The unpaved Volksmarch trail, about 2 kilometers in length, follows along side the 28 kilometer paved Northstar rail2trail below.

The ridge trail above the town of Marysville that links up to the Volksmarch trail and to the NorthStar trail. This is where I come to walk most days because it is open and sunny, easy access, great views and it gets in a good length of a walk.

 

 

The Northstar Rail to Trail though is a fantastic path for a good long walk or bike ride, which my daughter and I did last year. It will take you all the way in to Cranbrook 28 kilometers away. The hounds and I spent a better part of the day on it starting from Marysville. And like I mentioned the entire area is gorgeous!

Clouds over Kimberley

Coming out of the woods from a walk with the dogs I glanced up and saw this. Stopped me in my tracks, I thought- Hmm that’s impressive. Googling them I learn on a BBC iwonder site that these are called Mammatus (for obvious reasons) and says that these clouds are not clouds in their own right but an after effect of other clouds, are made up mostly of ice, and come on the back edge of a retreating storm. I just say WOW.

 

Kootenay Dogs Life

Into my second week in Kimberley which means I am now dog sitting daughter Roo’s two Rugnuts, a.k.a. her Chihuahuas Dexter and the younger Jackson, (or should it be Jackson the Younger?) while she and CJ take their Babymoon in Puerto Vallarta and while she can still comfortably fly and stand the heat, or at this time of year in Mexico the humidity, which as she texted me yesterday is muggy, muggy, muggy!

The pooches have been very well-behaved contrary to what we were expecting. We braced for LOTS of barking from 2-year-old Jackson being that last year when we were here Bob couldn’t so much as shift in his chair, let alone stand up without Jackson going Baaallistic. Ear splitting barks. The worst kind. Dexter is 8 and has mellowed well. When Roo got him as a pup while working up in Northern Manitoba (not the usual place to find a desert breed!) he was bundled and packed off everywhere she went no matter the weather. He’d be swaddled up warm in a back pack with his head sticking out the top when she went snowshoeing or in a sweater and off leash on spring back country hikes. Turned him into a pretty cool little guy. Jackson still needs work.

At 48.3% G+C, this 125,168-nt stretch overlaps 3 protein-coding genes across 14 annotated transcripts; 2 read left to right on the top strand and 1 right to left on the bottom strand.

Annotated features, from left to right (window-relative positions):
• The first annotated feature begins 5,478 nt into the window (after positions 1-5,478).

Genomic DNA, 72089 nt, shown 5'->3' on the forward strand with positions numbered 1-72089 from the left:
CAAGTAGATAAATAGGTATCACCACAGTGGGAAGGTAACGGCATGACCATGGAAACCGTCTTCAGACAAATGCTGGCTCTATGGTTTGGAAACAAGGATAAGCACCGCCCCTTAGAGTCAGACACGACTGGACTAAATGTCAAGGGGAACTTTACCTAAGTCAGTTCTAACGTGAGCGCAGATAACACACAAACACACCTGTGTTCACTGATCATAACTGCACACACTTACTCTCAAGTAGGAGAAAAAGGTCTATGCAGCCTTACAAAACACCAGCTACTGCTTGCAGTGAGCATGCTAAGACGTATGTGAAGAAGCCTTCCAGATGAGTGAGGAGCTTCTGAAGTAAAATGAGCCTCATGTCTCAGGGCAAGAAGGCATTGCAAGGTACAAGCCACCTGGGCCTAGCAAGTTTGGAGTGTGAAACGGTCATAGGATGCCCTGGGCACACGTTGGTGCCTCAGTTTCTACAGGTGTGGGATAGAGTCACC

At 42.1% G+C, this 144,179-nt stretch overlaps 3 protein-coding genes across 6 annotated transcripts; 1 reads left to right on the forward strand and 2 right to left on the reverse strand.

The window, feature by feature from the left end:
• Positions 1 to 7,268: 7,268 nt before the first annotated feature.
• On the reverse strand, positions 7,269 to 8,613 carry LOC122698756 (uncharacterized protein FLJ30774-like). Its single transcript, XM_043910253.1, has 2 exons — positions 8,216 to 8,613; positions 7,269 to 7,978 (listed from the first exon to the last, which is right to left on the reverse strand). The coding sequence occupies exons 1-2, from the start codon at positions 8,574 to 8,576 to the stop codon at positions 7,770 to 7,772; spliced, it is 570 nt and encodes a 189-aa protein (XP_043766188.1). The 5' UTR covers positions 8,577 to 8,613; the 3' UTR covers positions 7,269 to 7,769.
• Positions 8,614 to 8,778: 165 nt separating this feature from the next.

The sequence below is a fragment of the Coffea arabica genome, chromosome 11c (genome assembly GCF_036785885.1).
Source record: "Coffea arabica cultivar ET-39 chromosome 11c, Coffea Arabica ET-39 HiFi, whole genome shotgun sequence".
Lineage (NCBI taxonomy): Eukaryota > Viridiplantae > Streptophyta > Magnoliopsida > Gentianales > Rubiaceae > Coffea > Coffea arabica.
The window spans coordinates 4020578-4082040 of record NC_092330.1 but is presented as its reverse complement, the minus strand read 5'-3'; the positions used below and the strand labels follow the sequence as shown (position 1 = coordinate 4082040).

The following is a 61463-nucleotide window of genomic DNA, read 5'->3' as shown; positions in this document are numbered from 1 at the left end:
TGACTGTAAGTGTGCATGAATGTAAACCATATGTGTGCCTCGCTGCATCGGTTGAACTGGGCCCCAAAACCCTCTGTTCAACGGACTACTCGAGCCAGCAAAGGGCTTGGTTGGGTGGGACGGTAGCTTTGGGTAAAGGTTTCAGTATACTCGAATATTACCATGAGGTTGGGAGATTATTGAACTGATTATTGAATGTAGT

We (dogs and I) get out for one long walk or two shorter walks (morning/afternoon) each day on one of the many great walking/hiking trials that are part of the extensive trail system weaving  and winding all over the Kimberley- Marysville mountain area and, oh so conveniently, there is one such trail just outside this door. We only need to walk a few steps that puts us on a wooded path leading into a not too dense pine forest with well-marked trails.

There is also the Trickle Creek Golf Course adjacent to these woods and directly behind the condos and some of these wooded trails meet up with some of the paved paths on the course. The course is closed at the moment so it’s all right to walk it with the dogs, and so many times we’ll start out in through the woods and segue onto the golf course, a great work-out walk by the way due to the very hilly terrain, It’s in the mountains after all! The dogs love it, they get all that nervous energy out of their system. Mostly applies to Jackson.

As a consequence of  the daily hikes, and puffing up the long inclines, I’ve noticed a drastic improvement in my stamina in just this short time. When I first arrived just last week and went on a long walk I was very noticeably winded very quickly, now I notice my breathing isn’t nearly as labored and my legs keep a nice steady gait even up those slopes! Bob says it might be the altitude that was making me winded, and while ascending to  3,670 feet in Kimberley from Vancouvers 269 feet, there may be some affecting circumstances but I would venture isn’t the only reason, being out of shape is. Bless his heart anyway.

Dexter, Let’s go!

Oh and  I should clarify, Jackson is actually a Chihuaweenie or is it Chaweenie? Anyway part Chihuahua, Dachshund and Alarm system.